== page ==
Off Topic Post: Goodbye, Shirley Temple!

In all of the years that I’ve written about old movies, I’ve never done an essay about Shirley Temple…but that doesn’t mean I don’t love her. She was, and will always be, a star.

Shirley Temple

Shirley Temple in the full bloom of her stardom. She died yesterday, at 85.

Off Topic Post: Happy Birthday, Paul Newman!

Happy birthday to my lifelong favourite actor, Paul Newman! He would have been eighty-nine today.

Paul Newman in 1954

Paul Newman in 1954.

“If you’re playing a poker game and you look around the table and can’t tell who the sucker is, it’s you.”-Paul Newman

What is your number one Paul Newman flick?

[The Classic Movie History Project Blogathon] 1918: The Magic of Mabel and Mickey

When I was fifteen, I learned the truth behind Norma Desmond’s famous Sunset Boulevard assertion: “We didn’t need dialogue. We had faces!” Six decades of repetition has eroded this cutting indictment to a fragment of its original self, denuded of meaning even as it has become a pithy pop-culture sound bite that the least film savvy person can repeat with cocksure swagger. My enlightenment came in the form of a dusty, jacket free old book crammed with its fellows on a shelf at the public library. Subject: silent movie star portraiture. Impact: sudden, immense, striking. A well-established love of the arts, history, and old movies hadn’t prepared me for what I found in this neglected volume of photography. Questions rushed my senses: Who were these women and men? Why was their beauty sung not to the heavens but inarticulately whispered of in a suburban teenager’s bedroom? What happened to them? When did  mystery and imagination leave entertainment photography, resulting in the garish, empty images that had engulfed my recent 1980s childhood?

TWO OF MY EARLY FAVOURITES:

Lya De Putti

Lya De Putti, whose movie career started in 1918.

Valeska Suratt by Orval Hixon, 1916

Valeska Suratt by Orval Hixon, 1916. Her brief  bid for silent screen stardom ended in 1917.

The trajectory of my life changed the day I checked out that book. A passion for old movies expanded to include silent films. I watched as many as I could find, and read everything available on the subject in our large library system. Result: hooked, permanently. Bonus: growing up to write about what I love, including silent movie culture.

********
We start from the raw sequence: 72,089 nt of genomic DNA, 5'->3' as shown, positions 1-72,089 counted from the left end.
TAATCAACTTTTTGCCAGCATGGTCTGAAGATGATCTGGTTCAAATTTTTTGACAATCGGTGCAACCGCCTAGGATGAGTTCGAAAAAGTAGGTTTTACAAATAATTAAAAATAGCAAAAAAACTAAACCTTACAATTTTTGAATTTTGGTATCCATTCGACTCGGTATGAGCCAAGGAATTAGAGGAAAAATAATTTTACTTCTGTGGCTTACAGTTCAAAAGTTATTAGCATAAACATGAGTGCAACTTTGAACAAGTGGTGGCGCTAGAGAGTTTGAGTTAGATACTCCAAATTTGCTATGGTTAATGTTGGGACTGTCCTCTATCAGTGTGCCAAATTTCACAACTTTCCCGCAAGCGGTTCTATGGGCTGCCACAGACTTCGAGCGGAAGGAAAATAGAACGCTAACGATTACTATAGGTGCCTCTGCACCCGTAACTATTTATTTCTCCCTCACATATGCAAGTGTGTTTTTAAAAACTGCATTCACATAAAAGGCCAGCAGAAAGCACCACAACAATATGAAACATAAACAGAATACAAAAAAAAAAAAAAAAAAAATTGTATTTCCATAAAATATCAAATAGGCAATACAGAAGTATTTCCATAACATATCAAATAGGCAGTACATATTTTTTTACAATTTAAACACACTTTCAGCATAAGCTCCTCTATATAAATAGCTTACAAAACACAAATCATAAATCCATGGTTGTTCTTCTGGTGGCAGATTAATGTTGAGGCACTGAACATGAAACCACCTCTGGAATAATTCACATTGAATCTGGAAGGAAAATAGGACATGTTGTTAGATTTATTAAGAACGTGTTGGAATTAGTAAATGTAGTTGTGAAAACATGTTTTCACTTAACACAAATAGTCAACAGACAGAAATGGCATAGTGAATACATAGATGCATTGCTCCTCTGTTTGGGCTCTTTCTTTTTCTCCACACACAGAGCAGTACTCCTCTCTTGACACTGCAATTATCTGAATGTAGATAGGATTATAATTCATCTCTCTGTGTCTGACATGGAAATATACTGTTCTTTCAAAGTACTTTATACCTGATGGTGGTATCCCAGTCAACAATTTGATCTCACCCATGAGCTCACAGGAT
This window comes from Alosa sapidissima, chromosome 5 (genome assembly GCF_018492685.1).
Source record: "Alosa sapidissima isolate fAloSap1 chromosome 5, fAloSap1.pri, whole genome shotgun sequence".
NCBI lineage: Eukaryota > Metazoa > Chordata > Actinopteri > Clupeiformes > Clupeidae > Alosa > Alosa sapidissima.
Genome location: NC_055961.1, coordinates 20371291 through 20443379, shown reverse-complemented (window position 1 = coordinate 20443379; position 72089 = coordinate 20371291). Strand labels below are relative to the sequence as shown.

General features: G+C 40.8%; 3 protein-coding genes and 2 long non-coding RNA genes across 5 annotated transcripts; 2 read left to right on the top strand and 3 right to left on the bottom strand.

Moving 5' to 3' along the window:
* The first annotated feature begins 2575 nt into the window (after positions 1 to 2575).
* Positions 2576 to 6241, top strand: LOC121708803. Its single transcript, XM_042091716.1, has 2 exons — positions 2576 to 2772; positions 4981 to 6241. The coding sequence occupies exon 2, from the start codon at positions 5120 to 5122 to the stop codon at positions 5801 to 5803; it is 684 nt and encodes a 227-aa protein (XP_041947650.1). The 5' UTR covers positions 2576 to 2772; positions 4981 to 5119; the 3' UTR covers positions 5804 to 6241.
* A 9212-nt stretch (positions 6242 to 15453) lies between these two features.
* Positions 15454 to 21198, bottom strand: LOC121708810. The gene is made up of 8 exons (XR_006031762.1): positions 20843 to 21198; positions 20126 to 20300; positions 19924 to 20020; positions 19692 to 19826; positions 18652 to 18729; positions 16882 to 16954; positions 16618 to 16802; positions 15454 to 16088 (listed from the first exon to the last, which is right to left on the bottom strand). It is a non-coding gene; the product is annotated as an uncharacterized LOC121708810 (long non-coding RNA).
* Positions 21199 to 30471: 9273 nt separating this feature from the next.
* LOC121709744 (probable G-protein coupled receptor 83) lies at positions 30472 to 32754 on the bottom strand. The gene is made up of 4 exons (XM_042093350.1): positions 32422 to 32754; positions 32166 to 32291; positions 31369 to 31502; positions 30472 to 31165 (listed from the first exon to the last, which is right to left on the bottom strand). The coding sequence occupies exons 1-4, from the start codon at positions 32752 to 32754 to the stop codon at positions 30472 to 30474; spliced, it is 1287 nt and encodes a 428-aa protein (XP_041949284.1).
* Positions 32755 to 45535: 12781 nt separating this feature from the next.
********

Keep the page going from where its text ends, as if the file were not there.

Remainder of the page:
Amidst the flavors of the day and luckless publicity seekers, the stars whose fame flamed into the sky with the spark and longevity of an uncontrollable firecracker, and those with fleshy charms but little talent, there stood performers with skill, magnetism, and dedication to a craft that was being forged as the cameras rolled. Some are remembered-if only for the persistence of their images in twenty-first century advertising-but most are forgotten, their work rarely seen by the modern masses. In a world where Mary Pickford has been reduced to the curve of her curls and Lillian Gish to her shy, arcane smile, where Charlie Chaplin is nothing but the sum of the sartorial trio of hat, cane, and shoes, what chance does Mabel Normand stand to be recognized and appreciated as a first-class artist? Even her lovely face is a fading footnote. Continue reading

Daily Diversion #109: So I Walked into a Bookstore…

…and walked out with only 3 books!

  1. Silent Movies The Birth of Film and the Triumph of Movie Culture by Peter Kobel and the Library of Congress
  2. Gene Kelly A Life of Dance and Dreams by Alvin Yudkoff
  3. Lonelyhearts The Screwball World of Nathanael West and Eileen McKenney by Marion Meade
Silent Movies

Silent Movies

I’ve wanted this book since it first hit shelves 5 years ago. Continue reading

Inspiration Board-9th March 2013

Today my muses are spread so far across the map that there really is no map. Yay for eclectic inspiration. Enjoy!

I cannot get enough of John Grant’s new song, Pale Green Ghosts. It is the soundtrack for my packed writing weekend.

Voices from the Grave #56: Louis Bromfield and Malabar Farm

This video is a bit different, as it does not feature the writer’s voice. It’s a documentary clip about Ohio native Louis Bromfield. He and my mom share a hometown (Mansfield). I actually lived in the area until we moved to Columbus when I was 9; several of my close family members still reside in this corner of Richland County. I grew up going to Malabar Farm, swooning equally over its Hollywood connection (Bogie and Bacall were married there) and Bromfield’s status as a major  writer (he won a Pulitzer Prize). I hope you’ll bear with me and watch the video in its entirety, as it perfectly captures this great Ohioan’s contributions to literature and film and, most importantly, the development of conservation and agriculture practices that helped save American farming.

A Year in Books/Day 223: Swanson on Swanson

  • Title: Swanson on Swanson
  • Author: Gloria Swanson
  • Year Published: 1980/This Edition: 1981 (Random House/Pocket Books)
  • Year Purchased: Mid-1990s
  • Source: Antique Barn, Ohio State Fair
  • About: “Life isn’t about finding yourself. Life is about creating yourself.”-George Bernard Shaw. Every Hollywood memoir should come with the preceding GBS quote as a disclaimer. That, or the generic perception is reality. Either will do. With that out of the way, we could get down to the important business of enjoying good Tinseltown autobiographies for what they are: damn fun entertainment. Underneath the ego and the stage-managed pathos, these one-person exercises in reputation preservation usually contain heaping amounts of self-deprecation, humor, and memorable industry anecdotes, with the self-subjects somehow, through a strange, magical process, coming across as down-to-earth and larger than life; normal and privileged; lucky and talented; flawed and beautiful. Continue reading